- issuing a formal warning;
- giving a remedial direction;
- issuing an infringement notice;
- accepting an enforceable undertaking; and
- seeking an injunction or civil penalty order in Court.
Current legislation in the UK
Currently, the UK has a number of pieces of legislation which govern communications online, including, but not limited to:
- Protection from Harassment Act 1977, S.4 (Fear of Violence)
- Offences Against the Person Act 1861, S.16 (Threat to kill)
- The Malicious Communications Act 1988, S.1 (Threat); and
- The Communications Act 2003, S.127 (Improper use of public electronic communications network)
The Communications Act provides that “a person is guilty of an offence if he sends by means of a public electronic communications network a message or other matter that is grossly offensive or of an indecent, obscene or menacing character; or causes any such message or matter to be so sent.” Notably, in Chambers v DPP, the Division Court held that messages sent by Twitter are accessible to all who have internet access and therefore, are sent via a public electronic communications network. In order to prove guilt, the defendant must be shown to have intended or be aware that the message was grossly offensive, indecent, or menacing.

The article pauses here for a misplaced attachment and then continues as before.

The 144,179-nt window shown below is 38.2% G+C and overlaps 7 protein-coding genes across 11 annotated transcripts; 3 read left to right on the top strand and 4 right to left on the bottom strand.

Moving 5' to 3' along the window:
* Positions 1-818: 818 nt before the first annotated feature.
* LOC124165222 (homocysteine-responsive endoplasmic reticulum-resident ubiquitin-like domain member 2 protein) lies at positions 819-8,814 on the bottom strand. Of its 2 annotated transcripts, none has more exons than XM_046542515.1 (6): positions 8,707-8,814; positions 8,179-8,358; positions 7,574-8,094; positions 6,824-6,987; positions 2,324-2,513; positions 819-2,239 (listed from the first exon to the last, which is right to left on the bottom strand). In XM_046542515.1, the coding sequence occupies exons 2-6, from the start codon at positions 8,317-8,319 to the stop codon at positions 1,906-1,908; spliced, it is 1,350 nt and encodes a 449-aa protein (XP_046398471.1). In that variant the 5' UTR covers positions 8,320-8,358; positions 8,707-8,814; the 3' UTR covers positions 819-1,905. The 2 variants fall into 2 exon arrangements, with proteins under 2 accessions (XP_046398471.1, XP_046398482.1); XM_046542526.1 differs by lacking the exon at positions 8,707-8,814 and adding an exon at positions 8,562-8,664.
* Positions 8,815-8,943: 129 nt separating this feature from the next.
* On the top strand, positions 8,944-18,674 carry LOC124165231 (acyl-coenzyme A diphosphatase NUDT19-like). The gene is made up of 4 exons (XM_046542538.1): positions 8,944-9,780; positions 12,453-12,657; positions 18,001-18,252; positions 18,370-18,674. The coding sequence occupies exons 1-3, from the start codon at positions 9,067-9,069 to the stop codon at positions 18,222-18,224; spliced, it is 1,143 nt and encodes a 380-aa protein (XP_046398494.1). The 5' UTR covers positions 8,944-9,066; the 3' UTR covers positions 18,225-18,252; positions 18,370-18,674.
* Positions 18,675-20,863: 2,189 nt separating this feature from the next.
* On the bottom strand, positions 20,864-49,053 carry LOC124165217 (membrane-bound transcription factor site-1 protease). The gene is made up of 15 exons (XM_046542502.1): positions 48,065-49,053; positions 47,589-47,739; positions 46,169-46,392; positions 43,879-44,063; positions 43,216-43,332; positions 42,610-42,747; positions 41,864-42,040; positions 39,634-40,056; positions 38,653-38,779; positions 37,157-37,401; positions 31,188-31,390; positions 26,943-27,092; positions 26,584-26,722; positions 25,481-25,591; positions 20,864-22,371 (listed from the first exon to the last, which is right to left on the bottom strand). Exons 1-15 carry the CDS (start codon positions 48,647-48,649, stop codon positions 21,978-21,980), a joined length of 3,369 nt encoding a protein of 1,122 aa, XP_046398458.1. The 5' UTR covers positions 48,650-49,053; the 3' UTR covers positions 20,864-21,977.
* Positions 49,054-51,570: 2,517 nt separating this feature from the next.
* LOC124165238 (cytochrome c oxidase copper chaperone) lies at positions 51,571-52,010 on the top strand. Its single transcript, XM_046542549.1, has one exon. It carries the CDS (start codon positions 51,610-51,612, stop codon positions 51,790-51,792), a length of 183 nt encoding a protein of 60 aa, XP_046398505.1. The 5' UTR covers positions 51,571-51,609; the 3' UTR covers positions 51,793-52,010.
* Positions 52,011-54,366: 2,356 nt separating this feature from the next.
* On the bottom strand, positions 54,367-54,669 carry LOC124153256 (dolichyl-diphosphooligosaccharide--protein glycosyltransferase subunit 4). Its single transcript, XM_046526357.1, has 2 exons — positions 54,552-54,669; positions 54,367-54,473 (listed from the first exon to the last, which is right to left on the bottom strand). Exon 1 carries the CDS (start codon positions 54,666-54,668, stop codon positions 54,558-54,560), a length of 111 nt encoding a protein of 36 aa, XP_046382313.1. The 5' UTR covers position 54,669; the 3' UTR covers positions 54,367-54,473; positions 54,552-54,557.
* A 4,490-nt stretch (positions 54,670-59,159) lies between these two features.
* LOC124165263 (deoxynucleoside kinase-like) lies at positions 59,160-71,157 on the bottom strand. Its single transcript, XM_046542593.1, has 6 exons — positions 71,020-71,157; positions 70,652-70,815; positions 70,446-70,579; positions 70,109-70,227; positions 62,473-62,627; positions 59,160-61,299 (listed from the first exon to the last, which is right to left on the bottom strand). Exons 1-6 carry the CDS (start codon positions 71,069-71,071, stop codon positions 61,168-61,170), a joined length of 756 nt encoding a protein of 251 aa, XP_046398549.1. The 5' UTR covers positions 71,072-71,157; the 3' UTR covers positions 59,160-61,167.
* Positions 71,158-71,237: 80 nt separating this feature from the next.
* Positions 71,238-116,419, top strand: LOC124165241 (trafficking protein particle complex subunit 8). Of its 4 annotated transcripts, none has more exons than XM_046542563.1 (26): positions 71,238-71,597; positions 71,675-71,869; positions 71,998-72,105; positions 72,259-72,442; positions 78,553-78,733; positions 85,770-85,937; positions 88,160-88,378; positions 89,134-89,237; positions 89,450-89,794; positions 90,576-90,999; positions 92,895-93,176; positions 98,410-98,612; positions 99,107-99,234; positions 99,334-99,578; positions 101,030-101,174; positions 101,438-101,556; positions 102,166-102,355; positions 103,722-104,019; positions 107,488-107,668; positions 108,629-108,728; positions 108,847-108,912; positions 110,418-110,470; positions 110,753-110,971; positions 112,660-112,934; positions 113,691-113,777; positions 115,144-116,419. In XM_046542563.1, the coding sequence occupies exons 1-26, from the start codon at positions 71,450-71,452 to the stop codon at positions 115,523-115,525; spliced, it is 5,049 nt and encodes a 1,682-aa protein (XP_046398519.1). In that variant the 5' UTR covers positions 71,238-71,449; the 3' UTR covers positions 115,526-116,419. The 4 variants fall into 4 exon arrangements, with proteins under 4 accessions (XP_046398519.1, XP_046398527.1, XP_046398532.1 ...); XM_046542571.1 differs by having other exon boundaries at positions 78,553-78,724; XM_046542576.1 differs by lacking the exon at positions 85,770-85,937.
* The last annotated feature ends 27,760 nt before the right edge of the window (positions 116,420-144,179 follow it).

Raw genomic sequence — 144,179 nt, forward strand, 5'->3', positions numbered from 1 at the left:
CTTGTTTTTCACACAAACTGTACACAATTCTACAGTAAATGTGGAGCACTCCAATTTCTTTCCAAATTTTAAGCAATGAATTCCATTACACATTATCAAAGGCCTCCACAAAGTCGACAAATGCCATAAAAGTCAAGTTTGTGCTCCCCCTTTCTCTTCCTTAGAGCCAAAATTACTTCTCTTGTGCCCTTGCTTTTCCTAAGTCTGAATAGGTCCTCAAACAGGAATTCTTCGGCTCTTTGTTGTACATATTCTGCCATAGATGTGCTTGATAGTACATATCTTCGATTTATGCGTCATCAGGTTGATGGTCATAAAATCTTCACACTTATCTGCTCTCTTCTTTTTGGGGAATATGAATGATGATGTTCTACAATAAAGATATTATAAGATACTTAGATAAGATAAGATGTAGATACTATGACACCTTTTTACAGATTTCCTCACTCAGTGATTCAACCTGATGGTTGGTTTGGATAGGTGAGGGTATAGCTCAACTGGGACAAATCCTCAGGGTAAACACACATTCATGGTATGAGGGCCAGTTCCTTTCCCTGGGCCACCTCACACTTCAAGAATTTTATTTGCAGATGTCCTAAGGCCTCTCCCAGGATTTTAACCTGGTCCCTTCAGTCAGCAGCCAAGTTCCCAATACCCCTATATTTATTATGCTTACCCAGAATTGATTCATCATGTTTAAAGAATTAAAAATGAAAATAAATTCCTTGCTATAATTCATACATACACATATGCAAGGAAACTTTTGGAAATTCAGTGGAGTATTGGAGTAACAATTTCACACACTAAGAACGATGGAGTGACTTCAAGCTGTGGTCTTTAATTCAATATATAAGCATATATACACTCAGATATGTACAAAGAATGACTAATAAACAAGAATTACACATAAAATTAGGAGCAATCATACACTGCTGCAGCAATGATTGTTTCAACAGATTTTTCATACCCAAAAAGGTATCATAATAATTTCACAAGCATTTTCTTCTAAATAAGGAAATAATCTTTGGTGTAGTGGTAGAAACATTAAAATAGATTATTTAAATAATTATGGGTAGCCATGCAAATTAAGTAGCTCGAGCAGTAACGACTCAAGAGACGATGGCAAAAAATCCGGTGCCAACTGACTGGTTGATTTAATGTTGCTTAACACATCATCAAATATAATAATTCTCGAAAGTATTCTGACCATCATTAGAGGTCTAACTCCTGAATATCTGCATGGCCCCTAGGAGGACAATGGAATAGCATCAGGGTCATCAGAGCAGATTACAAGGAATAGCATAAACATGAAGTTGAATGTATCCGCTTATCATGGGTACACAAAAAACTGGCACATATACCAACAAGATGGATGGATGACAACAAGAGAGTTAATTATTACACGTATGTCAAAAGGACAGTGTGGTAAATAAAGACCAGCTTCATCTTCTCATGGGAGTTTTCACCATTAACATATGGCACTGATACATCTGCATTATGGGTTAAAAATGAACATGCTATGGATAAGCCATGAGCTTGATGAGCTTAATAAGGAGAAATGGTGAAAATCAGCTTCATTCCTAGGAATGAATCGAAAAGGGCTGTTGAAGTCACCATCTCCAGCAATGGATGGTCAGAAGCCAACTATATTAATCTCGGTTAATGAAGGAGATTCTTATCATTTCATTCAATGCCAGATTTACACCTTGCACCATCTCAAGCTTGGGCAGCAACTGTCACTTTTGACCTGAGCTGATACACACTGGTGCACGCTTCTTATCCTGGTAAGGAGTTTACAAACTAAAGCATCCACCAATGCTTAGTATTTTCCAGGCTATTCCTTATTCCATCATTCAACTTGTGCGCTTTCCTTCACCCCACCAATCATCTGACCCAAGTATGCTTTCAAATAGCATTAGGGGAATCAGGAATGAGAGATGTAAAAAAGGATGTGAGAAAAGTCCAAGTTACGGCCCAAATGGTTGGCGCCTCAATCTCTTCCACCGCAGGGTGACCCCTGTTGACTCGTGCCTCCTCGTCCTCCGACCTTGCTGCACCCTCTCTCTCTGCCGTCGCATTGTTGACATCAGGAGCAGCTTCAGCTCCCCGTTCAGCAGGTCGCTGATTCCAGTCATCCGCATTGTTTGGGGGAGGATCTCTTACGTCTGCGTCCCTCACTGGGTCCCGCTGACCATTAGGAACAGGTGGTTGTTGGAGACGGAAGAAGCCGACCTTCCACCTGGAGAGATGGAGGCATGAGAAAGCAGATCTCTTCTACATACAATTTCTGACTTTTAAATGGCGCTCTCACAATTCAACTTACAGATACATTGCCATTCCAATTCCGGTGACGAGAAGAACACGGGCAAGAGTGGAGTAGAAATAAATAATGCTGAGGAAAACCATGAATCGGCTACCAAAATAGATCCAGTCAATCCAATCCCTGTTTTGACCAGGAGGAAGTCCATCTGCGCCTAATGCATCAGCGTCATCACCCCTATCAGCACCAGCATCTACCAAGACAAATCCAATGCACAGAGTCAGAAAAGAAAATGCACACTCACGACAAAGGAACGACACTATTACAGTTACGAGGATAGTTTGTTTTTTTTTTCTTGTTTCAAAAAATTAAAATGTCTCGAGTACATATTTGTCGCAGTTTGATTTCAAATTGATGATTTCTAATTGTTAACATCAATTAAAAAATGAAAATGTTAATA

Likewise, the Malicious Communications Act deals with the sending to another of an electronic communication which is indecent, grossly offensive, false or conveys a threat, provided there is an intention to cause distress or anxiety to the recipient. Notably, there is no legal requirement for the communication to reach the intended recipient.
Although UK law allows users to report illicit content to the police, there is currently no legislation covering social media regulation. However, one key piece of regulation has been in progress for quite some time, leading to heavy criticism for long delays in its implementation.